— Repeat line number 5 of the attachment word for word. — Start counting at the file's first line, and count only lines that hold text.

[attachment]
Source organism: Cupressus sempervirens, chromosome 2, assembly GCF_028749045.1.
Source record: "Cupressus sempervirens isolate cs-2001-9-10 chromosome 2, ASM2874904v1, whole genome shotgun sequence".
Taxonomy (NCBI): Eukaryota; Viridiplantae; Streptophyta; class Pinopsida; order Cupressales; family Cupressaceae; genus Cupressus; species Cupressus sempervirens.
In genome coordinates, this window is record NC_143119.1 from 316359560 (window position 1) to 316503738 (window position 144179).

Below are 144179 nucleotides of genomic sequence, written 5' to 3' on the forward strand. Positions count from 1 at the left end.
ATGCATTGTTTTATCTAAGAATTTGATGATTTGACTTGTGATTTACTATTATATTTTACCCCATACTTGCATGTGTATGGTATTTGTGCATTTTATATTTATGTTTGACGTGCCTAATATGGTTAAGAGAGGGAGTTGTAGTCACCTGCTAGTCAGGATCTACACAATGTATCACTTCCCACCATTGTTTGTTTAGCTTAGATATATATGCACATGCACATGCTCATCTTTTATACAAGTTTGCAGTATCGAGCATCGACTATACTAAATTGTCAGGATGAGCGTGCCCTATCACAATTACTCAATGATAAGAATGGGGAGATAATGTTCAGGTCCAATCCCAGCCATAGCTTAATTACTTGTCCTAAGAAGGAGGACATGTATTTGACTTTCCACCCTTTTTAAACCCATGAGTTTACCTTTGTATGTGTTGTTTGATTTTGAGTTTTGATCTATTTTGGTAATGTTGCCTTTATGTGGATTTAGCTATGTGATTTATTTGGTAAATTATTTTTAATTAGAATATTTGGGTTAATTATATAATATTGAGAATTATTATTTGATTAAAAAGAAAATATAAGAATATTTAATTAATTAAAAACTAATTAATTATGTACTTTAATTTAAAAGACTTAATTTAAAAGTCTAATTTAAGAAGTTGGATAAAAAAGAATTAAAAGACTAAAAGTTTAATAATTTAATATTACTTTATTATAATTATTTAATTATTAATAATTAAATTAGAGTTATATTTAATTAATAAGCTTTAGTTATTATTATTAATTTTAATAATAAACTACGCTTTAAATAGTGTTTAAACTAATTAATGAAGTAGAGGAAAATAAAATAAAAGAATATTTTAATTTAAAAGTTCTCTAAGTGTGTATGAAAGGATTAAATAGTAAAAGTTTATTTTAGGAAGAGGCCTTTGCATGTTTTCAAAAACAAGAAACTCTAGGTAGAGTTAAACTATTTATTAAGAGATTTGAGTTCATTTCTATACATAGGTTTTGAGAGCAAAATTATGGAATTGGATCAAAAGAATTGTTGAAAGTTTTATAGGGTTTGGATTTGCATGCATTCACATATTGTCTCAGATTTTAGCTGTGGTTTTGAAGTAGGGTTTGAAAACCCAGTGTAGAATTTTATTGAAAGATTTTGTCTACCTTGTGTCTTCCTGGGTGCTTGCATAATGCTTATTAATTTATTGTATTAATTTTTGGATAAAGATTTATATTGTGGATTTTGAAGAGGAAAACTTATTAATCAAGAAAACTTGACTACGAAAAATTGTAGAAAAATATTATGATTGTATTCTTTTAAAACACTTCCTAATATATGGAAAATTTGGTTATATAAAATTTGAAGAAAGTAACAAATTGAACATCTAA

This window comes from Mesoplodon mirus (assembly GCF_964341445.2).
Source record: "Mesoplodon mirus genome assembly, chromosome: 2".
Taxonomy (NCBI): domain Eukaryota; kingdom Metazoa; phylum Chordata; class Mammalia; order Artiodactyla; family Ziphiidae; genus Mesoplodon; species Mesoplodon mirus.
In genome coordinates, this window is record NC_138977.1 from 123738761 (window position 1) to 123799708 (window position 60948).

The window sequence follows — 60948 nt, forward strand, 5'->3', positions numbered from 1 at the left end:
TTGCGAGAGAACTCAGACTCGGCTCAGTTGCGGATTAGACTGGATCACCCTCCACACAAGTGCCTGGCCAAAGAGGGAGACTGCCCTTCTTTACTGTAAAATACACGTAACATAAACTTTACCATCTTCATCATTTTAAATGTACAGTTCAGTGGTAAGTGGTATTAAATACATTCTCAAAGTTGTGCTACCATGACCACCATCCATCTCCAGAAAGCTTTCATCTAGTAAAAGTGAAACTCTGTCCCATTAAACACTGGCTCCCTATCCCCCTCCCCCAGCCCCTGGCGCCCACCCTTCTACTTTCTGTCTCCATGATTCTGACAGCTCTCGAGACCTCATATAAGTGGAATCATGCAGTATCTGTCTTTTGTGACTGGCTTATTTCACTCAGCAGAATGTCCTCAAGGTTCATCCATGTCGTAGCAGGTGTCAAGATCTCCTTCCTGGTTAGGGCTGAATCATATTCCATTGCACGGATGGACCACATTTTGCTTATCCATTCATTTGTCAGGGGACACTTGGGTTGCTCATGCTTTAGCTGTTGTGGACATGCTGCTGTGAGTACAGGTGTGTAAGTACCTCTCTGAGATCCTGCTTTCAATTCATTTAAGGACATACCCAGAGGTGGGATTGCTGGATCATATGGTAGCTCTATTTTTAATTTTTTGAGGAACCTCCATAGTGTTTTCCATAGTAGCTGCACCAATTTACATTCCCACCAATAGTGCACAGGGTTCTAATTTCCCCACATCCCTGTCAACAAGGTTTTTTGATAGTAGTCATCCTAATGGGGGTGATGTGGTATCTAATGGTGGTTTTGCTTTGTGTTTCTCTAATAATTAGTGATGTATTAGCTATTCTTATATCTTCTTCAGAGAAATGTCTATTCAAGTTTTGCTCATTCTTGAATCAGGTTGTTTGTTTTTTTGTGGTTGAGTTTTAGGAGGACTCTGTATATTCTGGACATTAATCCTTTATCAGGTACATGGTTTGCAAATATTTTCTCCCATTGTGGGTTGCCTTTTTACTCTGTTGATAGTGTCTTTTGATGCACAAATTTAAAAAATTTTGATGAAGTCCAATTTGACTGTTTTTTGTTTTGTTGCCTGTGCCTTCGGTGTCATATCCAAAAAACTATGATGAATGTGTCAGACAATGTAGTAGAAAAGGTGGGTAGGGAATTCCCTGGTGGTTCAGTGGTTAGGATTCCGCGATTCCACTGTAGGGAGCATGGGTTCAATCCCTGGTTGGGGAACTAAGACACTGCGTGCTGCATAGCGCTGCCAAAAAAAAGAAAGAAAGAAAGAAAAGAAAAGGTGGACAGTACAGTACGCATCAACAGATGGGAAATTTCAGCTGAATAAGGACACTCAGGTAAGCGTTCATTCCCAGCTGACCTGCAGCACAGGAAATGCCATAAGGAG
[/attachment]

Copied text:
Below are 144179 nucleotides of genomic sequence, written 5' to 3' on the forward strand. Positions count from 1 at the left end.